Civil Rights Historical Fiction

In choosing these historical novels, I aimed to capture of a variety of events from the  Civil Rights movement. You will find the Freedom Riders, Little Rock Nine, Ku Klux Klan, and Black Panthers in these pages.  You will also experience the day to day struggles of segregation in public places and the racist comments black people faced on a daily basis. It’s hard to believe all of this is relatively recent in American history.

One Crazy Summer by Rita Williams-Garcia

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11-year-old Delphine is excited to spend the summer in California with her sisters. She quickly learns that her mother has no intention of taking care of them. It’s up to Delphine to be the adult and entertain herself. The Black Panthers movement plays prominently in the story.

Brown Girl Dreaming by Jacqueline Woodson (verse)

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This is an autobiographical story written in verse. Woodson’s early years are spent in South Carolina with her grandparents and later in New York with her mother. She describes the cultural differences in her two childhood experiences from a civil rights perspective.

The Watsons Go to Birmingham by Christopher Paul Curtis

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Two brothers growing up in Flint, Michigan during the Civil Rights movement are unaware about what is going on in the south until they drive to Alabama to visit their grandmother. Told from the point of view of the younger brother who is harassed by his older, rebellious brother. Humorous.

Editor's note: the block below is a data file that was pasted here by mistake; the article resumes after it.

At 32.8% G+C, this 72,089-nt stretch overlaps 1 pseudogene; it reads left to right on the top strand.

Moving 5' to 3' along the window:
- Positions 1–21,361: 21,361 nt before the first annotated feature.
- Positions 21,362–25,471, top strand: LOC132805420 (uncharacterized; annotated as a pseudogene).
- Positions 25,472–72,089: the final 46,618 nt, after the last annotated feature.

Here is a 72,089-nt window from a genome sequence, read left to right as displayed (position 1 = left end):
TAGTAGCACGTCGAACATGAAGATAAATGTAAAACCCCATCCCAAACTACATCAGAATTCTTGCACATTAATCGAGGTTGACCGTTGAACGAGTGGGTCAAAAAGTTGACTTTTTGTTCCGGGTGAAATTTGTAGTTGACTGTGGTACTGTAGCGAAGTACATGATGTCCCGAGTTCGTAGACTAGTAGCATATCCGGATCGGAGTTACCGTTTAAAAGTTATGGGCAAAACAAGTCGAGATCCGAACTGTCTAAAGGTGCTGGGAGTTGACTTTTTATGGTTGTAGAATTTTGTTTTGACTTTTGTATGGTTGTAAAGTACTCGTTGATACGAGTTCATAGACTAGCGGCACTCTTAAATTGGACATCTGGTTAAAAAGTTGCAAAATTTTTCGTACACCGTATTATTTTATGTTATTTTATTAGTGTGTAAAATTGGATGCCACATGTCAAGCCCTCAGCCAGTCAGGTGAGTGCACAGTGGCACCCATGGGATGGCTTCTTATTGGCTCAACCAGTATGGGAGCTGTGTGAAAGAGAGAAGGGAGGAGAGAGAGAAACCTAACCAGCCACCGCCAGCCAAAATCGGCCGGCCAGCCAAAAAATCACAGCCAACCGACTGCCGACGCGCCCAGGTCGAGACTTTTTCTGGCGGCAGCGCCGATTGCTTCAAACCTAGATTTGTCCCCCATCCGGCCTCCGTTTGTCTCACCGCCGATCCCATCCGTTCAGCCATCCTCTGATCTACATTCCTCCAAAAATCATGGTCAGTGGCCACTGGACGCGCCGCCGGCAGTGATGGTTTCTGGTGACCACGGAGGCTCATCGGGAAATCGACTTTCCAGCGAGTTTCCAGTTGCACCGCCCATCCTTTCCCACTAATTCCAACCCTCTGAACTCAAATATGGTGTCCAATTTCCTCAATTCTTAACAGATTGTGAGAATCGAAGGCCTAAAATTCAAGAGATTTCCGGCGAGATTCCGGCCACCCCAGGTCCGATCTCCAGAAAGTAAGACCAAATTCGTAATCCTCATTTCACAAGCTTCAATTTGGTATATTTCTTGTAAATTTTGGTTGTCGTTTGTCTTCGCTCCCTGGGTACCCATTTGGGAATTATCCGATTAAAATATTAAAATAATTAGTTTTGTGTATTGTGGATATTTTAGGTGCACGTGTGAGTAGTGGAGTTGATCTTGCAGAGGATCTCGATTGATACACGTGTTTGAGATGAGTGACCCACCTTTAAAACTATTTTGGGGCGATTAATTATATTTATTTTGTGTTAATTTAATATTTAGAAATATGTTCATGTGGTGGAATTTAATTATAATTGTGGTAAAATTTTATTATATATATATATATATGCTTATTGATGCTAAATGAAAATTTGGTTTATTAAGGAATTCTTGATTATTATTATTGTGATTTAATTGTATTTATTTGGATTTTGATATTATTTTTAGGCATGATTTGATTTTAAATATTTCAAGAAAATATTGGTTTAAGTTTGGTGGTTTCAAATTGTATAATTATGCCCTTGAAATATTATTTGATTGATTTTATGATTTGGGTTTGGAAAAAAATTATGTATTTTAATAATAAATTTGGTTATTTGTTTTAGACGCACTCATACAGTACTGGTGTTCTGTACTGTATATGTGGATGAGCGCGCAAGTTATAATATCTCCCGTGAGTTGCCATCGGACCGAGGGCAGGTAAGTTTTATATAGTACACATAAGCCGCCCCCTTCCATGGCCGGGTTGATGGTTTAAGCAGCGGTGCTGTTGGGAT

Stella by Starlight by Sharon Draper

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The South is segregated in the 1930s. When Stella and her brother wander outside one night, they stumble upon the Ku Klux Klan burning a cross. Things aren’t getting better after all. Stella observes the inequality all around her, but nothing prepares her for her mother’s brush with death when the black doctor is out of town and no one will help her.

The Lions of Little Rock by Kristin Levine

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12-year-old Marlee goes to an all-white school and isn’t into socializing.  When darker skinned Liz shows up, they become instant friends. Liz helps Marlee overcome her fears. Then one day Liz is gone without a word. When Marlee finds out why, the pair are determined to stand up to the injustice.

Glory Be by Augusta Scattergood

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It’s summer and Glory is excited to swim at the city pool. Word has it that a civil rights group is trying to desegregate the pool, so the city simply closed it to avoid the situation. Glory’s family is sympathetic to the cause, but doesn’t know how involved they should be or what they can do to affect change.

Night on Fire by Ronald Kidd

As a child, Billie was oblivious to the racism around her. Now she’s 13, and questioning what she sees. Injustice is everywhere. When the Freedom Riders bus rolls into her Alabama town, she watches, like many others, as it is mobbed and set on fire. She is tired of standing on the sidelines and decides to take action.

Witness by Karen Hesse (verse)

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Typical of Karen Hesse, this story is written in verse. The Ku Klux Klan has infiltrated a small Vermont town in the 1920s. The story is told through the perspectives of various community members, including a black girl and Jewish girl.

It All Comes Down to This by Karen English

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Sophie’s family has just moved to a mostly white upper middle class neighborhood in Los Angeles. She becomes good friends with Jennifer, but most of the white girls deliberately exclude her because of her skin color. When a friend is unfairly arrested in the Watts riots Sophie learns that life is simply not fair if you’re black.

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